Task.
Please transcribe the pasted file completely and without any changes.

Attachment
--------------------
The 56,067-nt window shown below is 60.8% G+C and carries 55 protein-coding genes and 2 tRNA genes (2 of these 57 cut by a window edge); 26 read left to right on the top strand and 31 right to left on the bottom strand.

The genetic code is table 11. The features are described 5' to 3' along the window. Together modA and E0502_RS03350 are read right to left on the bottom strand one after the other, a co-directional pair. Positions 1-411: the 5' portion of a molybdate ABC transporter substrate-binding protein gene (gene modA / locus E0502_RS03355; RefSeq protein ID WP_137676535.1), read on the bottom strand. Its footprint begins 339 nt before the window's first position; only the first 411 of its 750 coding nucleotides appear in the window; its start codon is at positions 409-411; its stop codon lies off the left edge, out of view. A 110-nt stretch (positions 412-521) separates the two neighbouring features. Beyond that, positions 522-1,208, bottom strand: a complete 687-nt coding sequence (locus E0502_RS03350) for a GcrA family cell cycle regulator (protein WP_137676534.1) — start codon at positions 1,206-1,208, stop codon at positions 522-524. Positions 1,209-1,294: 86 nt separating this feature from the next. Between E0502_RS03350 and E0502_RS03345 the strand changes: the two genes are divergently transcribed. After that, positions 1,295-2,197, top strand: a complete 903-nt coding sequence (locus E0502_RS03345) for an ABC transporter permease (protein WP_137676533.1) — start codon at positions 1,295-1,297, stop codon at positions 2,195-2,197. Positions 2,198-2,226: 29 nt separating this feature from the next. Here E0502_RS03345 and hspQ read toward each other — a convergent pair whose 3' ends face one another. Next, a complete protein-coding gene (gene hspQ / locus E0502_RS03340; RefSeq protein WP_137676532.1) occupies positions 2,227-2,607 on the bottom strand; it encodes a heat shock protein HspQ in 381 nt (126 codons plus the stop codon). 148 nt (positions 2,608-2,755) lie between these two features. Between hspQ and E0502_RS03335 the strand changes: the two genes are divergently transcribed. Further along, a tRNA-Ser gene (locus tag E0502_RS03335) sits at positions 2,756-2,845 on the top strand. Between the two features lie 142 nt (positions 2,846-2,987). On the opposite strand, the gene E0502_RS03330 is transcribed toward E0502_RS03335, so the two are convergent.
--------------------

The 56,067-nt window shown below is 60.8% G+C and carries 55 protein-coding genes and 2 tRNA genes (2 of these 57 cut by a window edge); 26 read left to right on the top strand and 31 right to left on the bottom strand.

The genetic code is table 11. The features are described 5' to 3' along the window. Together modA and E0502_RS03350 are read right to left on the bottom strand one after the other, a co-directional pair. Positions 1-411: the 5' portion of a molybdate ABC transporter substrate-binding protein gene (gene modA / locus E0502_RS03355; RefSeq protein ID WP_137676535.1), read on the bottom strand. Its footprint begins 339 nt before the window's first position; only the first 411 of its 750 coding nucleotides appear in the window; its start codon is at positions 409-411; its stop codon lies off the left edge, out of view. A 110-nt stretch (positions 412-521) separates the two neighbouring features. Beyond that, positions 522-1,208, bottom strand: a complete 687-nt coding sequence (locus E0502_RS03350) for a GcrA family cell cycle regulator (protein WP_137676534.1) — start codon at positions 1,206-1,208, stop codon at positions 522-524. Positions 1,209-1,294: 86 nt separating this feature from the next. Between E0502_RS03350 and E0502_RS03345 the strand changes: the two genes are divergently transcribed. After that, positions 1,295-2,197, top strand: a complete 903-nt coding sequence (locus E0502_RS03345) for an ABC transporter permease (protein WP_137676533.1) — start codon at positions 1,295-1,297, stop codon at positions 2,195-2,197. Positions 2,198-2,226: 29 nt separating this feature from the next. Here E0502_RS03345 and hspQ read toward each other — a convergent pair whose 3' ends face one another. Next, a complete protein-coding gene (gene hspQ / locus E0502_RS03340; RefSeq protein WP_137676532.1) occupies positions 2,227-2,607 on the bottom strand; it encodes a heat shock protein HspQ in 381 nt (126 codons plus the stop codon). 148 nt (positions 2,608-2,755) lie between these two features. Between hspQ and E0502_RS03335 the strand changes: the two genes are divergently transcribed. Further along, a tRNA-Ser gene (locus tag E0502_RS03335) sits at positions 2,756-2,845 on the top strand. Between the two features lie 142 nt (positions 2,846-2,987). On the opposite strand, the gene E0502_RS03330 is transcribed toward E0502_RS03335, so the two are convergent.